BWW Reviews: NICK & JEREMY - An Electric, Kool-Aid Acid Trip at Cleveland Public Theatre

March 30
12:52 PM 2013

BWW Reviews: NICK & JEREMY - An Electric, Kool-Aid Acid Trip at Cleveland Public Theatre

What happens when two friends, Nick Riley, a drummer and performer, and Jeremy Paul, a director and actor, meet over a number of months to talk "stuff?" Of course, they create a devised theatre piece, combining interactions, vinyl, drumming and audience interplay, and name the proceedings NICK & JEREMY. Then, they make arrangements to have it staged at Cleveland Public Theatre, the home of theatrical invention and innovation

This is not your traditional theatrical production. This world premiere staging is in the Storefront Studio Theatre, a black box space, with a thrust stage, that used to house a bookstore.

When you enter, you are greeted by the actors who engage you in conversations based on questions they ask you and you ask them.

Finally, when they are in the right mood, the duo sits down at a small table, have some coffee, and proceed to talk, occasionally getting up and putting various records on an old fashioned turntable, play the drums, go to a podium, do some shtick, and return to the table for some more talk.

The subjects they discuss range from whether one should wear a hat in the theatre, to whether the red dot on the floor under the table is supposed to be Mars, to foundational psychology, the operation of the brain, the sense of self, enlightenism, the consciousness of reality, drugs, dreams, magic, demons, the disappearance of the universe with only this room and the people in it remaining, whether the "I" is really the "Me," writing a letter to oneself as a youth at age 80, suspended disbelief, situational intentionalism, commitment, and whether, in fact, everything that the audience is hearing is really only taking place in their individual heads. The vignettes finally come to a halt when the audience is taken on a personal guided imagery. Well, at least that is where it should have ended. The tacked on after-the fact ending added little.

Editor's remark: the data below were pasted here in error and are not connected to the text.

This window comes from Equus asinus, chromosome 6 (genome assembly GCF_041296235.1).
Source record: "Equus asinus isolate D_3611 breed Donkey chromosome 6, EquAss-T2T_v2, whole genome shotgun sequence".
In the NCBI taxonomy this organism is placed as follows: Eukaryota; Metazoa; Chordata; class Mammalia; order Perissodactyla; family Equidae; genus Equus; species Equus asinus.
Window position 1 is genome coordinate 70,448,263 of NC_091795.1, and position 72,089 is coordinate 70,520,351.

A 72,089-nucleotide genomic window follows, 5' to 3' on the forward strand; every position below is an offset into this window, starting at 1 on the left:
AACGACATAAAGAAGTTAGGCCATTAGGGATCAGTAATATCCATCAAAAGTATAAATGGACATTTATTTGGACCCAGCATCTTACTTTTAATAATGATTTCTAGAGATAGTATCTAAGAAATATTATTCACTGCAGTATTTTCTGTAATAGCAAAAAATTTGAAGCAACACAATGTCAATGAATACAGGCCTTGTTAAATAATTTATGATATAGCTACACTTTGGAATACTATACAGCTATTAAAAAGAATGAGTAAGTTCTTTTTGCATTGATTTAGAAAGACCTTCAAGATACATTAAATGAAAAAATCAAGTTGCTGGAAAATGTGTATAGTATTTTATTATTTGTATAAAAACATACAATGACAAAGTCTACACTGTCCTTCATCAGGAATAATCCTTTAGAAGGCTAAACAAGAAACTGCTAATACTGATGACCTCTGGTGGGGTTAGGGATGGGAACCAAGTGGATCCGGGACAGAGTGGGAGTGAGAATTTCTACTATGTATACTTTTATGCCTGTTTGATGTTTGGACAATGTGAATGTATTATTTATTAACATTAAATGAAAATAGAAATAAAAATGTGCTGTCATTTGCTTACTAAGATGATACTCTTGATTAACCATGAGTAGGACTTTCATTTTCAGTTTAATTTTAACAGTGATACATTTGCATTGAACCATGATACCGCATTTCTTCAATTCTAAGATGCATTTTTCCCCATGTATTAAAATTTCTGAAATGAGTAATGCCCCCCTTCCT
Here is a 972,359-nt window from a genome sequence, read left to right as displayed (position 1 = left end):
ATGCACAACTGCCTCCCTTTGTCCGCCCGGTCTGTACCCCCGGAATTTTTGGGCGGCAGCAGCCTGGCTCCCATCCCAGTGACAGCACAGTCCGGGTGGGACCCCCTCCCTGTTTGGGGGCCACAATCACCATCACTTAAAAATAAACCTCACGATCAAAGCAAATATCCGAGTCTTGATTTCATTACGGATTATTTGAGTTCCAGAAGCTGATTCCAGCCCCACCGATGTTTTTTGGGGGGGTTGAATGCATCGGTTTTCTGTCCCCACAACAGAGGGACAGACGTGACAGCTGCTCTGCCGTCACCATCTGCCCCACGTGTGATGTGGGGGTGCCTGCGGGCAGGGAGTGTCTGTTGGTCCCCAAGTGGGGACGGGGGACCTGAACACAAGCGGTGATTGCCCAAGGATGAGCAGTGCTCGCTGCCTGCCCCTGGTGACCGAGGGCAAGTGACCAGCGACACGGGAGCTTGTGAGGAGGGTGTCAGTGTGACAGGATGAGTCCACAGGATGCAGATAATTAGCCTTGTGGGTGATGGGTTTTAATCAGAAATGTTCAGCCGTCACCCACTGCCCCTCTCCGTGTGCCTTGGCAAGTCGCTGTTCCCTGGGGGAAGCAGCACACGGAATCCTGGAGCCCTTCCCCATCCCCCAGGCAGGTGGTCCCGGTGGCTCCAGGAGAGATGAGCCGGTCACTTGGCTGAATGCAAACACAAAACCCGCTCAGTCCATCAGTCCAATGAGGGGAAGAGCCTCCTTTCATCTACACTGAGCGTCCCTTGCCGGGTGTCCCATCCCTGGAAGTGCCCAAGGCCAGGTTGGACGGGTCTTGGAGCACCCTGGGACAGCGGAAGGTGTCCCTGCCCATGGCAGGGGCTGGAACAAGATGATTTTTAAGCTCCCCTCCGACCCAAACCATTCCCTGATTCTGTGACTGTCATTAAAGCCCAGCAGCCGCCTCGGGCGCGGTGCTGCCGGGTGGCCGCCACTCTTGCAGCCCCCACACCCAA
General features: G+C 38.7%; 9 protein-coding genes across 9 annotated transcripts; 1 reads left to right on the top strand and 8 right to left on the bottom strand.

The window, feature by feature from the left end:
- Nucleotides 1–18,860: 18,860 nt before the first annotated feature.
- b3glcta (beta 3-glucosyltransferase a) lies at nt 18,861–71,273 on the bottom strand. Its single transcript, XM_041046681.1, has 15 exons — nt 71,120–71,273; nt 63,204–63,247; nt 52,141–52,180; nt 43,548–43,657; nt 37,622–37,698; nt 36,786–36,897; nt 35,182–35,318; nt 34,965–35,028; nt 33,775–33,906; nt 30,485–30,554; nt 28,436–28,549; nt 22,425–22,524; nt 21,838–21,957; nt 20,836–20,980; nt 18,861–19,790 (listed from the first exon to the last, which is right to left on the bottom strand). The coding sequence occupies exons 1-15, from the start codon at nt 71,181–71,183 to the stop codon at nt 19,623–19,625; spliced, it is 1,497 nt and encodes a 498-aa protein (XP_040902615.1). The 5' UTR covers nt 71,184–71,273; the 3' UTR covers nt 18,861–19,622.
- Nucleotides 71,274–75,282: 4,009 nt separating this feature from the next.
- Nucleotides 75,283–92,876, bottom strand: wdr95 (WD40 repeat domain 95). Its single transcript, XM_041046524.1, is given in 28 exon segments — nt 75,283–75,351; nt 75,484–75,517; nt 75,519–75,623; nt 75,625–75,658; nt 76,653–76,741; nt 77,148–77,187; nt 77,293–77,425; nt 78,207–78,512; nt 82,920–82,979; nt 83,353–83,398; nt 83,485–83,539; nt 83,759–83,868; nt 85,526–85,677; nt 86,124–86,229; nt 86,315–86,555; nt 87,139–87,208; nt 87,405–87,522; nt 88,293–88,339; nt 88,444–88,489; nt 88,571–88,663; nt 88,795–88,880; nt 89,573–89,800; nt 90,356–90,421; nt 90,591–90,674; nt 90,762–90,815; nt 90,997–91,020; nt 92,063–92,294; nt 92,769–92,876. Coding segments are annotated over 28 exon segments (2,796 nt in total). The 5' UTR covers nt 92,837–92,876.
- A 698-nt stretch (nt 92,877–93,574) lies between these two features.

Sound obtuse, too intellectual? That depends on the listener. If you hang around coffee shops and play mind games, or you participated in all nighters in college based on what was discussed, or should have been discussed, in philosophy class, or you are addicted to probing for the beyond, you'll feel right at home. You'll really want to walk onto the stage, which is no more than five feet away from anyone in the theatre, and take part.

In fact, lots of people swarmed around the actors after the performance to continue the dialogue. Others walked out, got in their cars, and pondered the meaning of life as they drove home with their heads full of random thoughts, asking, "What in Hades did I just see and hear?"

Capsule judgement: NICK AND JEREMY is an electric kool-aid acid trip, minus the drugs, which would make Timothy Leary, the proponent of the use of psychedelic substances and believer in" tune on, tune in, drop out," very happy. It should be of great interest to deep or pseudo-deep thinkers.

NICK & JEREMY runs from March 29-April 13, 2013 at Cleveland Public Theatre. For tickets call 216-631-2727 or go on line to

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About the Author

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Roy Berko Roy Berko, a life-long Clevelander, holds degrees, through the doctorate from Kent State, University of Michigan and The Pennsylvania State University. Roy was an actor for many years, appearing in more than 16 plays, 8 TV commercials, and 3 films. He has directed more than 30 productions. A member of the American Critics Association, the Dance Critics Association and The Cleveland Critics Circle, he has been an entertainment reviewer for more than twenty years.

For many years he was a regular on Channel 5, ABC-Cleveland's "Morning Exchange" and "Live on 5," serving as the stations communication consultant. He has also appeared on "Good Morning America." Roy served as the Director of Public Relations for the Volunteer Office in the White House during the first Clinton Administration.

He is a professor of communication and psychology who taught at George Washington University, University of Maryland, Notre Dame College of Ohio and Towson University. Roy is the author of 31 books. Several years ago, he was selected by Cleveland Magazine as one of the most interesting people in Cleveland.


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